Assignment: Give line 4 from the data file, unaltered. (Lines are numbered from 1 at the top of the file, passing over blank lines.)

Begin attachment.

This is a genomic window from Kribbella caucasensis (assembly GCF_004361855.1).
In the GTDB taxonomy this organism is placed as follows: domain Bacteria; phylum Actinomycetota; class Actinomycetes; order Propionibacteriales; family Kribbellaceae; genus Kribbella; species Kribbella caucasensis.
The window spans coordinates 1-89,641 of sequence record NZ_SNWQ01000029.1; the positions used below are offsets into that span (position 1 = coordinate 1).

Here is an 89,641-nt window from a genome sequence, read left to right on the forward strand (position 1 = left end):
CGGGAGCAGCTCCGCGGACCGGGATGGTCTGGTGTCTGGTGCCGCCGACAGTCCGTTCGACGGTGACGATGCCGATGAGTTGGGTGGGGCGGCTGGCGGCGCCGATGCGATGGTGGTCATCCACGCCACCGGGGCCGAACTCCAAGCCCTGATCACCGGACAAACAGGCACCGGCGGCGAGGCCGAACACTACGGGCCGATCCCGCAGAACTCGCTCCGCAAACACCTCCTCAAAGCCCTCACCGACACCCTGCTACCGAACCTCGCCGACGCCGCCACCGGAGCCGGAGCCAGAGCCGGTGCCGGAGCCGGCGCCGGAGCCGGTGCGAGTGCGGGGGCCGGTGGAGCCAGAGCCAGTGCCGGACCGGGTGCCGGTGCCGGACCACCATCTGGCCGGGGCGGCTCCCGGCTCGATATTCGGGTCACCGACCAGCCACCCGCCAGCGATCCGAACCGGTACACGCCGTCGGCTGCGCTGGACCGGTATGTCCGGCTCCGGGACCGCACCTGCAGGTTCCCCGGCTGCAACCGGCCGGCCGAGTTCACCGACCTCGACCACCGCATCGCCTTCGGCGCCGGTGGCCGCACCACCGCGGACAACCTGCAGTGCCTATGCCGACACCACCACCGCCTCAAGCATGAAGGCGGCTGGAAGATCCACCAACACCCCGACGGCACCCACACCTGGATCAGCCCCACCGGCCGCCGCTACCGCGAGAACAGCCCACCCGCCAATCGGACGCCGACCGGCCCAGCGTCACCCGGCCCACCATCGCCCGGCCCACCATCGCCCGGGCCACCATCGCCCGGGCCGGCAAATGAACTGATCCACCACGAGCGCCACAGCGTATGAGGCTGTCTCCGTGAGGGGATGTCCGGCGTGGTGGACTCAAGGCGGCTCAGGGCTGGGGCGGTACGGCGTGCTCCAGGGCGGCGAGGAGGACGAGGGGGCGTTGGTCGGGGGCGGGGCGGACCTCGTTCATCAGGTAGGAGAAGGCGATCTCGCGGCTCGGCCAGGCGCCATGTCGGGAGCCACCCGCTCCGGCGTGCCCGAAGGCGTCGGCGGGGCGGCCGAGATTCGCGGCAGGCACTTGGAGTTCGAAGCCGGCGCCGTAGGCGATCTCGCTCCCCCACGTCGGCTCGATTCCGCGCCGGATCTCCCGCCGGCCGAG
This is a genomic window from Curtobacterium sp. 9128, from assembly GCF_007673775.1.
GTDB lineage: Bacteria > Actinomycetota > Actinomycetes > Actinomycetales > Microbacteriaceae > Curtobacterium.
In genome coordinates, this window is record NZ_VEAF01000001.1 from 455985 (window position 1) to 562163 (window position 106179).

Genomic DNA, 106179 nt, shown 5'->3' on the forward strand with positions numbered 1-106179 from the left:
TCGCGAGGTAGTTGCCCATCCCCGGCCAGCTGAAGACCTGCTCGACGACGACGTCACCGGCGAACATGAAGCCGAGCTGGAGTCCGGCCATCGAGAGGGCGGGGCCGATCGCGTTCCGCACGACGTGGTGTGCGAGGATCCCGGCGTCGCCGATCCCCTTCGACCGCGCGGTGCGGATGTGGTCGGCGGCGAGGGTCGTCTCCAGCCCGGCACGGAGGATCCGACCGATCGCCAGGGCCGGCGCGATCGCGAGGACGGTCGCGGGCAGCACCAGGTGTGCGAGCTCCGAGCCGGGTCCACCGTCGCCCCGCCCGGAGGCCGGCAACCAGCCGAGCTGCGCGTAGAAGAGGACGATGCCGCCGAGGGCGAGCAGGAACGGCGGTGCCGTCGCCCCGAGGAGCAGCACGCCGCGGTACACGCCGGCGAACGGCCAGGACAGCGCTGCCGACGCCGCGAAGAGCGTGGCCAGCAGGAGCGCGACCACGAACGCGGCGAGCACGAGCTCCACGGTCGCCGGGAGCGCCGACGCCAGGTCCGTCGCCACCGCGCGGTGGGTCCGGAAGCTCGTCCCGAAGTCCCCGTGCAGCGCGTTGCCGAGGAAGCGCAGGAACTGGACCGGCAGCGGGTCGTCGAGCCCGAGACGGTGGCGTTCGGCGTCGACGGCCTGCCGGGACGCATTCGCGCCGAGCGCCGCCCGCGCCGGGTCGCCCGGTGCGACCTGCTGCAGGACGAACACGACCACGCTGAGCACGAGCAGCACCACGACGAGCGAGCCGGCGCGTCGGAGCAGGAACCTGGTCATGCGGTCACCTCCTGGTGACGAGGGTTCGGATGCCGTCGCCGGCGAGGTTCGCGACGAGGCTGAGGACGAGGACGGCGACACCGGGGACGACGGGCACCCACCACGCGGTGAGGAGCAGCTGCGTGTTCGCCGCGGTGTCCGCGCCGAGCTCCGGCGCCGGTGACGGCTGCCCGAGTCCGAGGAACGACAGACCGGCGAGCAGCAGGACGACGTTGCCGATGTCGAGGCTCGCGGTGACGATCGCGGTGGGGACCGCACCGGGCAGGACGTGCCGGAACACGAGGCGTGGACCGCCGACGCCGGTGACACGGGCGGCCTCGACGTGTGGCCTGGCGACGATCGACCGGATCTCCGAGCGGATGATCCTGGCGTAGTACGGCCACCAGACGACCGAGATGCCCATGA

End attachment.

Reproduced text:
Here is an 89,641-nt window from a genome sequence, read left to right on the forward strand (position 1 = left end):